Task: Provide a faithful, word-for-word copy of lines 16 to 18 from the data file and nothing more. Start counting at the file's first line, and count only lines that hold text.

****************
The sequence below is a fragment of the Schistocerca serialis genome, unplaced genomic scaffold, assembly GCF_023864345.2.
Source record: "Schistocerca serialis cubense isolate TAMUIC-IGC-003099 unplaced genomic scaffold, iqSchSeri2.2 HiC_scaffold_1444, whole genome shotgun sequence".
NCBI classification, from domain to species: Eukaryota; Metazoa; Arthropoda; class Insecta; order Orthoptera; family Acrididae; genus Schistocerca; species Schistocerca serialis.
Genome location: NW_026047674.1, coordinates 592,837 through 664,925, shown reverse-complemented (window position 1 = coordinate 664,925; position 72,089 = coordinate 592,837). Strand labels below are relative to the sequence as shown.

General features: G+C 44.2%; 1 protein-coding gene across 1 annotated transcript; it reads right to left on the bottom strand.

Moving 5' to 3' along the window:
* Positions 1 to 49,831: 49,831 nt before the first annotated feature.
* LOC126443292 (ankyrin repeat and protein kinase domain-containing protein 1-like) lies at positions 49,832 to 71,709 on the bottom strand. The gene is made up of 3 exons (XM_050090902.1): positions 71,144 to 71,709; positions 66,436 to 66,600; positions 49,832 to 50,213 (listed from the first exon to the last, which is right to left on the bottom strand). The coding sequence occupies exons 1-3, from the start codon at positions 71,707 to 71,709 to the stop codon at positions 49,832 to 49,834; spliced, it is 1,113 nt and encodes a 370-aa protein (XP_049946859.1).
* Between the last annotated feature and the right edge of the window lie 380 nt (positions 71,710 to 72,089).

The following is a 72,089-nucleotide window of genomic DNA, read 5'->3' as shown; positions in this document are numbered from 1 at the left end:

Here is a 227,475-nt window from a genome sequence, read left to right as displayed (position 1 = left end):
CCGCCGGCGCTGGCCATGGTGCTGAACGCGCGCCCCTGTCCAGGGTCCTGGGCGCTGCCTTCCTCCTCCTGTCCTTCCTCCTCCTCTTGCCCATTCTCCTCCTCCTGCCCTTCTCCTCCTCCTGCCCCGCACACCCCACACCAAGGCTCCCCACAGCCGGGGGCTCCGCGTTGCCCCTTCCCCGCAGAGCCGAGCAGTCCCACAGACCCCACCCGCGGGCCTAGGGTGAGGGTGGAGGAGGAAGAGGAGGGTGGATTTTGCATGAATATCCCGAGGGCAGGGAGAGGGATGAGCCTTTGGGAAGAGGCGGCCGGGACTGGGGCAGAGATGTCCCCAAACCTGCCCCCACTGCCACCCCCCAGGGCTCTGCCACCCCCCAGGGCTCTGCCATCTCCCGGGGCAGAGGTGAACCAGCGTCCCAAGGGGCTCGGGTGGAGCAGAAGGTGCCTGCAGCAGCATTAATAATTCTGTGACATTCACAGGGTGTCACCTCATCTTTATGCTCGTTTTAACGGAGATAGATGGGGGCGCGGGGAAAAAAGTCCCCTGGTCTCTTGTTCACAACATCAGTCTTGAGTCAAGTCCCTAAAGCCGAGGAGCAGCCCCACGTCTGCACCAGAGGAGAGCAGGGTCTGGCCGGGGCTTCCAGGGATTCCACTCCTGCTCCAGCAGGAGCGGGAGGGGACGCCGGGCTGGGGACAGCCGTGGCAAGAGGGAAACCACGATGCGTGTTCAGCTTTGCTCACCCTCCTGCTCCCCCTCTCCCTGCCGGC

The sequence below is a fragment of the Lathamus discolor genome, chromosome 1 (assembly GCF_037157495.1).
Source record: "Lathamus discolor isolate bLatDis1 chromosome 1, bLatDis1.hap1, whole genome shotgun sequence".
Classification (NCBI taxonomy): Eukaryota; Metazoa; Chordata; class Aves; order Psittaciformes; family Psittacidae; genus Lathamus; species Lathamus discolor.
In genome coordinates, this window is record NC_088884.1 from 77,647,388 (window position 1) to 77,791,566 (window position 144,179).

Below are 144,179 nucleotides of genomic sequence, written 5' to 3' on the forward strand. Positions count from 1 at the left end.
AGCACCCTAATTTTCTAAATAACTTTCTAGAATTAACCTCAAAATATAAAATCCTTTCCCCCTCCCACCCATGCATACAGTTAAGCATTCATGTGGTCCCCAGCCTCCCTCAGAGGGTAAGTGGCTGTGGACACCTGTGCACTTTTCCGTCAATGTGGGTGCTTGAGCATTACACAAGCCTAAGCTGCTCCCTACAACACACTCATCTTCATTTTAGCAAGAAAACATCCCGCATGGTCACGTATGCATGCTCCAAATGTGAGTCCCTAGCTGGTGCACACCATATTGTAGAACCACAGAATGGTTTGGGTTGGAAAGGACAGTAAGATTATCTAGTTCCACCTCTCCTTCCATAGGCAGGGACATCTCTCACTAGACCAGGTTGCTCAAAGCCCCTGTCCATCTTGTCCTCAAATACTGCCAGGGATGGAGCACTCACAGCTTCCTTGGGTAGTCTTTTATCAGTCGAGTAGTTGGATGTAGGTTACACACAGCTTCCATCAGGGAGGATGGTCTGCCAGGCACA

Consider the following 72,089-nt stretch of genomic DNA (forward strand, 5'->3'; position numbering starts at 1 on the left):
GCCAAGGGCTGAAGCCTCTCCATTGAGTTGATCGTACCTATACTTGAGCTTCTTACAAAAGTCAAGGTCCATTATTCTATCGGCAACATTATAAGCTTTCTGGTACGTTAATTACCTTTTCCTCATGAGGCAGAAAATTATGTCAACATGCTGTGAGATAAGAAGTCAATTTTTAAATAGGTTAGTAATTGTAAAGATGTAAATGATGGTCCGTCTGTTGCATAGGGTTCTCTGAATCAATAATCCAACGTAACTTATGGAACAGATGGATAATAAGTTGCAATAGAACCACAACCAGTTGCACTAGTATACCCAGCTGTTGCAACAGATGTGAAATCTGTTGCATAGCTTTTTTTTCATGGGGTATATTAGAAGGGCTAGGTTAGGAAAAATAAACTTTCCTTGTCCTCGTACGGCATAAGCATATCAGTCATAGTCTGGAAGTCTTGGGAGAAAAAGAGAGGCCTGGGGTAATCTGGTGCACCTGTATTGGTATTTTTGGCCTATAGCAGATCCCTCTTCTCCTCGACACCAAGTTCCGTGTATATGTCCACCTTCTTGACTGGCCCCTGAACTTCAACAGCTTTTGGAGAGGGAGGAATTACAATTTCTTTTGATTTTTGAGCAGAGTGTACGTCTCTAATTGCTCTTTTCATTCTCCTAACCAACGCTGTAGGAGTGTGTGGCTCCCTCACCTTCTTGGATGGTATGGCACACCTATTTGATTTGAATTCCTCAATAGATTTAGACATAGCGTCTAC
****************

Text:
In genome coordinates, this window is record NC_088884.1 from 77,647,388 (window position 1) to 77,791,566 (window position 144,179).

Below are 144,179 nucleotides of genomic sequence, written 5' to 3' on the forward strand. Positions count from 1 at the left end.
AGCACCCTAATTTTCTAAATAACTTTCTAGAATTAACCTCAAAATATAAAATCCTTTCCCCCTCCCACCCATGCATACAGTTAAGCATTCATGTGGTCCCCAGCCTCCCTCAGAGGGTAAGTGGCTGTGGACACCTGTGCACTTTTCCGTCAATGTGGGTGCTTGAGCATTACACAAGCCTAAGCTGCTCCCTACAACACACTCATCTTCATTTTAGCAAGAAAACATCCCGCATGGTCACGTATGCATGCTCCAAATGTGAGTCCCTAGCTGGTGCACACCATATTGTAGAACCACAGAATGGTTTGGGTTGGAAAGGACAGTAAGATTATCTAGTTCCACCTCTCCTTCCATAGGCAGGGACATCTCTCACTAGACCAGGTTGCTCAAAGCCCCTGTCCATCTTGTCCTCAAATACTGCCAGGGATGGAGCACTCACAGCTTCCTTGGGTAGTCTTTTATCAGTCGAGTAGTTGGATGTAGGTTACACACAGCTTCCATCAGGGAGGATGGTCTGCCAGGCACA